, 1913-96, Hungarian mathematician, b. Budapest. A child prodigy, he was mostly home-schooled by his parents—both teachers of mathematics—until he entered the Univ. of Budapest in 1930. He graduated in 1934, simultaneously receiving his doctorate. After teaching in Europe, he joined the Institute for Advanced Study at Princeton, where he stayed for ten years. The remainder of his life was filled with positions at a number of schools, among them the Univ. of Pennsylvania, Notre Dame, Purdue, and Stanford, and making conference presentations. Although he was interested in history, medicine, and politics, his life was dedicated to mathematics. Erdös wrote about 1,500 papers, about five times as many as other prolific mathematicians, and had about 500 collaborators. He wrote fundamental papers on real analysis, geometry, topology, probability theory, complex analysis, approximation theory, and set theory, but he will be remembered best for his contributions to number theory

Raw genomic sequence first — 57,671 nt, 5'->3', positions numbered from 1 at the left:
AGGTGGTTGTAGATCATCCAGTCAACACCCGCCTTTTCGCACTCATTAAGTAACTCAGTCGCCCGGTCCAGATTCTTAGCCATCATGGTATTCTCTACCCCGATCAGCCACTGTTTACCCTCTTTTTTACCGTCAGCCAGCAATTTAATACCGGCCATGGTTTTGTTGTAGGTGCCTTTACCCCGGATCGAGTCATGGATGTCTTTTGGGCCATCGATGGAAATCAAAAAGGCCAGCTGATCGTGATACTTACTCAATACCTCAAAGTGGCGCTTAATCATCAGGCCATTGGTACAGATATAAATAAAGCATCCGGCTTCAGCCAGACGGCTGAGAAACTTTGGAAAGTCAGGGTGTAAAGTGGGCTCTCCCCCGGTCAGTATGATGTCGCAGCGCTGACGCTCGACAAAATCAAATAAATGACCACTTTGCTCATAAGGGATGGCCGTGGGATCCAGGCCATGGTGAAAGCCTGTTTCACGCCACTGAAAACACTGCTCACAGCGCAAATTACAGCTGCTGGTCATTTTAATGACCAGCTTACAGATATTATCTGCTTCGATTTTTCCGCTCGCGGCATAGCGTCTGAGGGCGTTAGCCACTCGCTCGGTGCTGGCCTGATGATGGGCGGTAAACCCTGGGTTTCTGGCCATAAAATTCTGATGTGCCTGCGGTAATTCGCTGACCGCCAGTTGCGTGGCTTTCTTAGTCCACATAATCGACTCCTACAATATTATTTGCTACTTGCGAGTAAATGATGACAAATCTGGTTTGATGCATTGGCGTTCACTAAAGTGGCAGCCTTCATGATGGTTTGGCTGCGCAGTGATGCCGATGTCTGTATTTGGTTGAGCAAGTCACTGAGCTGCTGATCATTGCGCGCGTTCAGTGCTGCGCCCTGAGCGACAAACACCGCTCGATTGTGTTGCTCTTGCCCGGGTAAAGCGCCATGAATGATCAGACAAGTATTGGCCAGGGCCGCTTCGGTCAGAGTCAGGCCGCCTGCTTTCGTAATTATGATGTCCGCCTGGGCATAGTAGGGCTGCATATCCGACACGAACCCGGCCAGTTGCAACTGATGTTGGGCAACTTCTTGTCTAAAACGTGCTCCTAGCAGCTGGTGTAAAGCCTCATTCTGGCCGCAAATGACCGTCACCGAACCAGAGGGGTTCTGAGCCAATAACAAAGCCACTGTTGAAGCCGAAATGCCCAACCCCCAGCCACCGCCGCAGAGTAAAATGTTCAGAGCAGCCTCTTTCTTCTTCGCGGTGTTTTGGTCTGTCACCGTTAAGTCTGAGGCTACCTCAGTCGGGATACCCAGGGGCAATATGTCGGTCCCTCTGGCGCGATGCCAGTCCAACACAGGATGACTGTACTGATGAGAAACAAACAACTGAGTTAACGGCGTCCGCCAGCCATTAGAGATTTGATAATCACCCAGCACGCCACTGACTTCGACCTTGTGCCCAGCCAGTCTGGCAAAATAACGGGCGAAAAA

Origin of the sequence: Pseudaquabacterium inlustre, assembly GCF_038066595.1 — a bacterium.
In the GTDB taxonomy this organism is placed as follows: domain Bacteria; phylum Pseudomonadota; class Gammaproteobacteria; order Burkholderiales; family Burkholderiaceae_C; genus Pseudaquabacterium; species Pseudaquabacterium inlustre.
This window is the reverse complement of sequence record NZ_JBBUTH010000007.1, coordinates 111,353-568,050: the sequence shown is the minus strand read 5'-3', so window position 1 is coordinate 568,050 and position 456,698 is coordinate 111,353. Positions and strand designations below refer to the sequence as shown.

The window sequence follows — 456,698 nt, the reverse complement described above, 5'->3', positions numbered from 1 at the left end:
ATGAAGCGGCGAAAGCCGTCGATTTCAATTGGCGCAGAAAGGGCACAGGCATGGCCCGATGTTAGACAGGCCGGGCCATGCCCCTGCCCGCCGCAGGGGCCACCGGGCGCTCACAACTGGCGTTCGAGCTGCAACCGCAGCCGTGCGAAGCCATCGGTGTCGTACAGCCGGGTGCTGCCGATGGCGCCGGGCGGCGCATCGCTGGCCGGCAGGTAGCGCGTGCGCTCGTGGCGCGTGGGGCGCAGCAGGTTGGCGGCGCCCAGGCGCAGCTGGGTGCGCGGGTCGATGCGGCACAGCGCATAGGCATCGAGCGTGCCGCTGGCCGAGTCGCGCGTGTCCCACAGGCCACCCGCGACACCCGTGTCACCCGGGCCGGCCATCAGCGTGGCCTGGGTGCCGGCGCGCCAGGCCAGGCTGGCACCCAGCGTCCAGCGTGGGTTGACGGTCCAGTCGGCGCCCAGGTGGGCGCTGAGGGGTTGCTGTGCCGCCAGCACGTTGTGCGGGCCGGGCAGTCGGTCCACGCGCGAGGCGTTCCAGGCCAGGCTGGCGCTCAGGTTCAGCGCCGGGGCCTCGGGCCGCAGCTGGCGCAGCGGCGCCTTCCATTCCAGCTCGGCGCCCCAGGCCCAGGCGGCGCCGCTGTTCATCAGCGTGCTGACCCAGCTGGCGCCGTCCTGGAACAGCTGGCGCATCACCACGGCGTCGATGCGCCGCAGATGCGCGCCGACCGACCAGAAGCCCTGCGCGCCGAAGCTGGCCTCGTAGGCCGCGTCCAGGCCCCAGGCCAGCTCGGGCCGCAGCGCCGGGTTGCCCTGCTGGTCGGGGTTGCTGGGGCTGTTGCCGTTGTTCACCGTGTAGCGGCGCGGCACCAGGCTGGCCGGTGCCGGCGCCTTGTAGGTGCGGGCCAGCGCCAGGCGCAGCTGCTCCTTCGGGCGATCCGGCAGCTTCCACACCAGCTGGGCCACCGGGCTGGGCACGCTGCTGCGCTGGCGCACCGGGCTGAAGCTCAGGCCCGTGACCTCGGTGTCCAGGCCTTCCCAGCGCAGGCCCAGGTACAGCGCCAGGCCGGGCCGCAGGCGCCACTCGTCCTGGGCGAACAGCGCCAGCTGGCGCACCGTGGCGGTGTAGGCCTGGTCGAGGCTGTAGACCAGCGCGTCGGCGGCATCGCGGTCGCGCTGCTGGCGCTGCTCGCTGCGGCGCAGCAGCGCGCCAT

, an area of mathematics fundamental to computer science.
See A. Baker et al., A Tribute to Paul Erdös (1991); A. Thomason, Combinatorics, Geometry, and Probability (1997); K. Alladi et al., Analytic and Elementary Number Theory (1998); B. Schechter, My Brain Is Open (1998); P. Hoffman, The Man Who Loved Only Numbers (1998).
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